What Foods Can Do For You

You've been told over and over to eat right.  To choose low-fat and fat-free dairy foods (milk, cheese and yogurt), fruits, vegetables and whole grains. But why?  What do these foods do for you?  Will they give you super powers?  Well, not exactly.  They will, however, help to provide your body the essential vitamins and nutrients it needs in order to grow stronger and healthier.  The chart below shows you why nutrient-rich low-fat and fat-free dairy foods, fruits, vegetables and whole grains are good for you. The number of servings you need in each group depends on your age, gender and level of physical activity. To find out what is right for you, go to ChooseMyPlate.gov.

Food Group Nutrient & What It Does Types of Food What are some typical serving ideas?
Dairy

Calcium helps build and maintain strong bones and teeth; plays an important role in nerve function, muscle activity and blood clotting.

Potassium helps maintain healthy blood pressure and helps regulate your body's fluid balance.

Protein helps build and repair muscle and other body tissue.

Vitamin D helps your body absorb calcium for its use in building strong bones.

Low-fat and fat-free milk, cheese (cheddar, American, mozzarella) or yogurt (plain, flavored, added fruit)
  • 1 cup (8 oz) of milk.
  • 1 1/2 oz of natural cheese or 2 oz of processed cheese.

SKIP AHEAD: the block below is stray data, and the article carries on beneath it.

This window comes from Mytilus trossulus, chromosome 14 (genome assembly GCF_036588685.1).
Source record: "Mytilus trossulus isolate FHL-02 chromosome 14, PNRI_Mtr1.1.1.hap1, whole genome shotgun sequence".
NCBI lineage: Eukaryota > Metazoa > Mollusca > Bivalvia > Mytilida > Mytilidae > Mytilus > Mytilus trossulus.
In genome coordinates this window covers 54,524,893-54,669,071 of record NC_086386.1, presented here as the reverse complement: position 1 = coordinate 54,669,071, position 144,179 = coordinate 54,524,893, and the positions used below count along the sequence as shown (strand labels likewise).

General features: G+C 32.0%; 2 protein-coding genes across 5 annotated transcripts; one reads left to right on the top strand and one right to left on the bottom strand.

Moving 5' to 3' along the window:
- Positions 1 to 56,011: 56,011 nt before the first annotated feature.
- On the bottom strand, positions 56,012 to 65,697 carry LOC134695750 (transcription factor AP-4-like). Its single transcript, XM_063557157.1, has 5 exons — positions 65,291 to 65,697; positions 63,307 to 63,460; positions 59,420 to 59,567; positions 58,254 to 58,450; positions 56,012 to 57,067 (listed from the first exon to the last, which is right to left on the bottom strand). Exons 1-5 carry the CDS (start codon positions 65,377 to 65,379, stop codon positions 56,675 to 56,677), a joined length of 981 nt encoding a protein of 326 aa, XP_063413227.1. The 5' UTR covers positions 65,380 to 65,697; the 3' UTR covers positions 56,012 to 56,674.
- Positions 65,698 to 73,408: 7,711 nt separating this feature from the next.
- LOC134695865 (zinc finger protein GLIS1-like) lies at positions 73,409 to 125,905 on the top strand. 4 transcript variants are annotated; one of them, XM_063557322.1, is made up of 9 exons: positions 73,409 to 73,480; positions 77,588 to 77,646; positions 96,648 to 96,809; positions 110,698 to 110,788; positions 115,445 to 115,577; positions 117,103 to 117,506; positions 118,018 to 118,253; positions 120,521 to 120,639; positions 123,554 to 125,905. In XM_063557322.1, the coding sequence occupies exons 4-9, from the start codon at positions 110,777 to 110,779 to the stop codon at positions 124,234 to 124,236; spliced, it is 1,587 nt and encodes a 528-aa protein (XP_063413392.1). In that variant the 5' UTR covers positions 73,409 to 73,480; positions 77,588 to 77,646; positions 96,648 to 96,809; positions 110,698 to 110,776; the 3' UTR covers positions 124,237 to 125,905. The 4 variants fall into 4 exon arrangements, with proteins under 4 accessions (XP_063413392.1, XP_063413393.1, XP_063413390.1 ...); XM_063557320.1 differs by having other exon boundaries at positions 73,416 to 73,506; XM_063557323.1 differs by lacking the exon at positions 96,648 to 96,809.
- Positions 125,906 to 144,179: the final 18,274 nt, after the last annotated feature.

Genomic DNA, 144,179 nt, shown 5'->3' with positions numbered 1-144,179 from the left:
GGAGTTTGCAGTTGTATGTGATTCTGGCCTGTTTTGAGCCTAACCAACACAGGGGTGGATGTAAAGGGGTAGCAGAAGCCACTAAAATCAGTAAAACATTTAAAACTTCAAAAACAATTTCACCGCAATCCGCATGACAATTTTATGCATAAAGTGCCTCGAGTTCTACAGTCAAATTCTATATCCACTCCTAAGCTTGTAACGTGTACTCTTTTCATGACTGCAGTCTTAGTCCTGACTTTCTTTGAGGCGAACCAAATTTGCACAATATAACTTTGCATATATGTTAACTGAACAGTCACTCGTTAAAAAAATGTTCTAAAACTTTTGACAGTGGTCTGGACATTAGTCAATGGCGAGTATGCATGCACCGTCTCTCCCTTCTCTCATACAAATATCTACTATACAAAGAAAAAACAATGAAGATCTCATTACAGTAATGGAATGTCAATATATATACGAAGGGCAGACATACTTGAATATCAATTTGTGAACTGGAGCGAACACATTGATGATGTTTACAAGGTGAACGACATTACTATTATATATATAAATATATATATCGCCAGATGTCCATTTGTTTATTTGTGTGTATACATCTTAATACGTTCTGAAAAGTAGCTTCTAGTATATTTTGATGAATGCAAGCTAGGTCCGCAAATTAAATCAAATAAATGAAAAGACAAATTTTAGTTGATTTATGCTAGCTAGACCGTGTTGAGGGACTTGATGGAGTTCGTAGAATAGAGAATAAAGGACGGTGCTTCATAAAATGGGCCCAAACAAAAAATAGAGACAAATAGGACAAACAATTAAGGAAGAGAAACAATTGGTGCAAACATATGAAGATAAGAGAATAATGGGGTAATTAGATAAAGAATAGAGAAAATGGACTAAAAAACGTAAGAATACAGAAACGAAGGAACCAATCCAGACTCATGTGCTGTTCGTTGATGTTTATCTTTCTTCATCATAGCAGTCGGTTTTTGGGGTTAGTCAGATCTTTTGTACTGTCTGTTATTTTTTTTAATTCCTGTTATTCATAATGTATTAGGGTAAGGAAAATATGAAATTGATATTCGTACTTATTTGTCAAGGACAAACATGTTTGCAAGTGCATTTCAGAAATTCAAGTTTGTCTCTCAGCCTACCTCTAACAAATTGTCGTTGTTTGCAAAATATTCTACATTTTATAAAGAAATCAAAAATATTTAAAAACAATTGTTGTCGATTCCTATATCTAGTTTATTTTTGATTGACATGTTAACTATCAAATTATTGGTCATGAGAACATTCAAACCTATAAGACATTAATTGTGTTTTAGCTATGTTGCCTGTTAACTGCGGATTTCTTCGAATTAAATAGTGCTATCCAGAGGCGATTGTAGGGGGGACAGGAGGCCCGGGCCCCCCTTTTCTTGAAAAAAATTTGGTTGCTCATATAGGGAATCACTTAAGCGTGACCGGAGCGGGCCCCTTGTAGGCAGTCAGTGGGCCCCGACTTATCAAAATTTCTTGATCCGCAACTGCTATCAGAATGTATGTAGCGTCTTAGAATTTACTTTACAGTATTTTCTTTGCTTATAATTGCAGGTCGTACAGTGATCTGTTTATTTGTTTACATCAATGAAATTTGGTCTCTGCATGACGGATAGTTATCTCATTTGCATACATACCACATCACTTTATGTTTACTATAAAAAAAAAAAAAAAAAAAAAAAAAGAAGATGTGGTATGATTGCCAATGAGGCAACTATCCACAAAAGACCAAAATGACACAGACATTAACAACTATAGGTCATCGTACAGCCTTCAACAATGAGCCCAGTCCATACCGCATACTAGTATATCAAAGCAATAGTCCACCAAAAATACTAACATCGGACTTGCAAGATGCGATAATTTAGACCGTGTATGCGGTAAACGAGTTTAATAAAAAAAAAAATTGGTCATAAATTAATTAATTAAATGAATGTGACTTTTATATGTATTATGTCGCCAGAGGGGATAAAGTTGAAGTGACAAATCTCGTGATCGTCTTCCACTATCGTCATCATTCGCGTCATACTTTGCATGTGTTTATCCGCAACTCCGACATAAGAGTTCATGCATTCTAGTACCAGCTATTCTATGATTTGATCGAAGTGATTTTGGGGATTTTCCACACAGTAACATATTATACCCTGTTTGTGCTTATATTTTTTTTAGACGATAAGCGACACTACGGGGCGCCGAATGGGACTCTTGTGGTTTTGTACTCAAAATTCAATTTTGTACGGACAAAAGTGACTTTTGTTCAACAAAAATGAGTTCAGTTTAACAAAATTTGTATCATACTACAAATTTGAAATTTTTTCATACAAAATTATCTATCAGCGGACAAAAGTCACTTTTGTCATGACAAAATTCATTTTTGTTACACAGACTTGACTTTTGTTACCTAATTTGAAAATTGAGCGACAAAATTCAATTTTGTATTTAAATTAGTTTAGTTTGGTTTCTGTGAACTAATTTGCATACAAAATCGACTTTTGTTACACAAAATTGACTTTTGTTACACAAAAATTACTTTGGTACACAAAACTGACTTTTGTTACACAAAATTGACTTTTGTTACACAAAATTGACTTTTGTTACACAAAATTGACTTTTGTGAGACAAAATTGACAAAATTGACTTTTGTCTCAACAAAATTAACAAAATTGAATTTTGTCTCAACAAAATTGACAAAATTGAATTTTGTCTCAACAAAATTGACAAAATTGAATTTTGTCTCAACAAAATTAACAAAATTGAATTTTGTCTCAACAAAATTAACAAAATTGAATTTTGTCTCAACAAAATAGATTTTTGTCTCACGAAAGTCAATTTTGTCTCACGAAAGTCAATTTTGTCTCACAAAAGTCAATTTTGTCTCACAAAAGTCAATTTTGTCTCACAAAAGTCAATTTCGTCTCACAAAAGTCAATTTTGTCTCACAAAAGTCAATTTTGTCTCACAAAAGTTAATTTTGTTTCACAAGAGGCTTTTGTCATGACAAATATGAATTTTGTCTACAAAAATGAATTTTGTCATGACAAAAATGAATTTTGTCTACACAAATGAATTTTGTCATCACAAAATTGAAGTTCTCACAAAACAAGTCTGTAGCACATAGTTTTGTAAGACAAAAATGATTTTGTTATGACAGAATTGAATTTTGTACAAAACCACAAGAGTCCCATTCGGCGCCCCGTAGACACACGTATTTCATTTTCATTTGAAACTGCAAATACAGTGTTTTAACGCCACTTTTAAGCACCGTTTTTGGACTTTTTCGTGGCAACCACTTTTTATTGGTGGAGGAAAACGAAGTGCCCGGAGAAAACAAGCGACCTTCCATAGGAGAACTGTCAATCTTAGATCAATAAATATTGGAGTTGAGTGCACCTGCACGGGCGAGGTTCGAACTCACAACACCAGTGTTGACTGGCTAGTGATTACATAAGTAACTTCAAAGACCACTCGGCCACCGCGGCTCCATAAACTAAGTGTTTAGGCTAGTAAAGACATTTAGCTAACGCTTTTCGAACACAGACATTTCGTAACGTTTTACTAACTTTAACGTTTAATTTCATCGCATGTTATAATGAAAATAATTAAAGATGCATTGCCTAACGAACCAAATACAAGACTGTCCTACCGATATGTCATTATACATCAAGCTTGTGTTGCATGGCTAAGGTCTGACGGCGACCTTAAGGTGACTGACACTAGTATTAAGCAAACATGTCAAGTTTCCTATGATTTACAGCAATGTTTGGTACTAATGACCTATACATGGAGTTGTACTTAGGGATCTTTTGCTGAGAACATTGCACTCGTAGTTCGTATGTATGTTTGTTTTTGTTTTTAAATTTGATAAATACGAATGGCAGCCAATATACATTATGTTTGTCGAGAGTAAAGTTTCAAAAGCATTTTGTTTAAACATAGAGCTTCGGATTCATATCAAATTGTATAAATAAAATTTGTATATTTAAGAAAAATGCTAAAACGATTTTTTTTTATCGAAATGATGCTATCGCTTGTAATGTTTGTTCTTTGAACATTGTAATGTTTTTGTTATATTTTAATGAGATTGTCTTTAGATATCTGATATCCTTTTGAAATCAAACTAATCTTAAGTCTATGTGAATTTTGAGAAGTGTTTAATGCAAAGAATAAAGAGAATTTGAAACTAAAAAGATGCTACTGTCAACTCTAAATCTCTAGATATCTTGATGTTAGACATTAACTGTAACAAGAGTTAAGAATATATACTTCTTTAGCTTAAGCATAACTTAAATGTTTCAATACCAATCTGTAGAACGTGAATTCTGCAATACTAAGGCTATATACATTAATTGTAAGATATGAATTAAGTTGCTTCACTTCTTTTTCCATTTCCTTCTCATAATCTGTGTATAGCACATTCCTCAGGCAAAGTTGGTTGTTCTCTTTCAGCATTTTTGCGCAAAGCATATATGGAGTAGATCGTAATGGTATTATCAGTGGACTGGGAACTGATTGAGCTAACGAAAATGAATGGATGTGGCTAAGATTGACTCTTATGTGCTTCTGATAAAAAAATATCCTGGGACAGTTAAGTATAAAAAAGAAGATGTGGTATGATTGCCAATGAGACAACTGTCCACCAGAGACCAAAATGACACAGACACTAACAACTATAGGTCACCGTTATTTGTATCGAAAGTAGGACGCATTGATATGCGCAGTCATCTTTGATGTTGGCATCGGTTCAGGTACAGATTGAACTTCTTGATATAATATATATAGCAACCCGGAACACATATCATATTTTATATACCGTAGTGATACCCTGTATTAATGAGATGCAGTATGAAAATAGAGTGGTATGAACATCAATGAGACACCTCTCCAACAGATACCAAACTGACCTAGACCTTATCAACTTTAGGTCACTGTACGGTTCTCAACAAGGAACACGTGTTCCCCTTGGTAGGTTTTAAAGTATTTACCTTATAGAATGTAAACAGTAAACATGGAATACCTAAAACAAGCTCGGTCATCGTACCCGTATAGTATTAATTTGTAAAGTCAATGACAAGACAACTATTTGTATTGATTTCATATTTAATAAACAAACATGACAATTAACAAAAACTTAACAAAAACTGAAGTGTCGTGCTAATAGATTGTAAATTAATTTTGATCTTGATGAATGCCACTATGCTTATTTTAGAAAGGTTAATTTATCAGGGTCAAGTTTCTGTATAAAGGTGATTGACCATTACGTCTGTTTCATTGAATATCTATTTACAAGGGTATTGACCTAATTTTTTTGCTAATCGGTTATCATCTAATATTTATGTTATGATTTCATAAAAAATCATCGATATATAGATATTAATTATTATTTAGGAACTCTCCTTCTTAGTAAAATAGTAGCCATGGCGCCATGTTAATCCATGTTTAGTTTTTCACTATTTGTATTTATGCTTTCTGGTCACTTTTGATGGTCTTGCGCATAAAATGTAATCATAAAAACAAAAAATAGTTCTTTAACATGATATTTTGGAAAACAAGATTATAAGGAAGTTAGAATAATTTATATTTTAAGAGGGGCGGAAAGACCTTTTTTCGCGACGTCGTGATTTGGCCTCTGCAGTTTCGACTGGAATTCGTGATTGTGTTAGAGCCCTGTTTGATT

• 1 cup (8 oz) of yogurt
Fruit

Vitamin C helps your body heal cuts and bruises and fight infections.

Potassium helps maintain healthy blood pressure and helps regulate your body's fluid balance.

Fiber helps your digestive system work properly.

Apples, oranges, bananas, pears, peaches, grapes, kiwi, berries (strawberries, blueberries, raspberries) melon (watermelon, cantaloupe, honeydew) pineapple, papaya
  • 1/2 small apple - 1/2 cup
  • 4 large strawberries - 1/2 cup
Vegetables

Fiber helps your digestive system work properly.

Potassium helps maintain healthy blood pressure and helps regulate your body's fluid balance.

Vitamin A helps your eyes adapt to the dark and keeps your skin healthy.

Vitamin E helps protect the body's cells and tissues.

Broccoli, cauliflower, corn, peas, green beans, spinach, mushrooms, celery, carrots, white potatoes, sweet potatoes, squash
  • 1 medium carrot (or 6 baby carrots) = 1/2 cup
  • 1/2 large ear of corn = 1/2 cup
  • 1 cup raw spinach = ½ cup serving
(Whole) Grains

Carbohydrates help give you energy.

Fiber helps your digestive system work properly.

Magnesium helps keep muscles healthy and bones strong.

Whole wheat breads, rolls and crackers, brown rice, whole wheat pasta, oatmeal, whole grain cereals, popcorn
  • 1 cup of whole grain cereal = 1 oz
  • 1 slice whole grain bread = 1 oz
Protein Foods

Protein helps build and repair muscle and other body tissue.

B Vitamins help your body release energy, play a vital role in the nervous system, and help both in the formation of red blood cells and building of tissues.

Vitamin E helps protect the body's cells and tissues.Iron is used to carry oxygen in the blood.

Magnesium helps keep muscles healthy and bones strong.

Zinc helps the immune system function properly.

Lean meat, poultry, fish, dry beans or peas, eggs, nuts and seeds
  • 2 to 3 ounces lean meat, fish or poultry
  • 1 cup cooked beans = 2 ounces lean meat
  • 2 tablespoons peanut butter, 25 almonds or 1 egg  = 1 oz of lean meat